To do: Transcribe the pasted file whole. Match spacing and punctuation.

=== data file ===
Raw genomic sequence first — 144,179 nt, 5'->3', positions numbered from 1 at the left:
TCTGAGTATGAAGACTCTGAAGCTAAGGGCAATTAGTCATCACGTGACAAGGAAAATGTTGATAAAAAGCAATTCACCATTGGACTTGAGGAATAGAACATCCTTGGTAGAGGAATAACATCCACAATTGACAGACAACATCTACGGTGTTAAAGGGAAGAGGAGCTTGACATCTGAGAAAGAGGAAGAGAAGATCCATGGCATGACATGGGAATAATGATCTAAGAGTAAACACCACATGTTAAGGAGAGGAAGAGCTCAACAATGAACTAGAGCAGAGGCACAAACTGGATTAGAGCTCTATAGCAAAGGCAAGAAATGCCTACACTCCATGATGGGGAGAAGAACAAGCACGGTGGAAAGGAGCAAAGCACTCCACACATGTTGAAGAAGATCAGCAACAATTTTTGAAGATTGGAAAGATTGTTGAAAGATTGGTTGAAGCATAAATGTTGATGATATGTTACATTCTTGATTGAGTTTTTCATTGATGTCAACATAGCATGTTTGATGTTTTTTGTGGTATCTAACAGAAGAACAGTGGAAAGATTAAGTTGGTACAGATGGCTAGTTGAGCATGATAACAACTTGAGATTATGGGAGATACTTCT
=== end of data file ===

Raw genomic sequence first — 144,179 nt, 5'->3', positions numbered from 1 at the left:
TCTGAGTATGAAGACTCTGAAGCTAAGGGCAATTAGTCATCACGTGACAAGGAAAATGTTGATAAAAAGCAATTCACCATTGGACTTGAGGAATAGAACATCCTTGGTAGAGGAATAACATCCACAATTGACAGACAACATCTACGGTGTTAAAGGGAAGAGGAGCTTGACATCTGAGAAAGAGGAAGAGAAGATCCATGGCATGACATGGGAATAATGATCTAAGAGTAAACACCACATGTTAAGGAGAGGAAGAGCTCAACAATGAACTAGAGCAGAGGCACAAACTGGATTAGAGCTCTATAGCAAAGGCAAGAAATGCCTACACTCCATGATGGGGAGAAGAACAAGCACGGTGGAAAGGAGCAAAGCACTCCACACATGTTGAAGAAGATCAGCAACAATTTTTGAAGATTGGAAAGATTGTTGAAAGATTGGTTGAAGCATAAATGTTGATGATATGTTACATTCTTGATTGAGTTTTTCATTGATGTCAACATAGCATGTTTGATGTTTTTTGTGGTATCTAACAGAAGAACAGTGGAAAGATTAAGTTGGTACAGATGGCTAGTTGAGCATGATAACAACTTGAGATTATGGGAGATACTTCT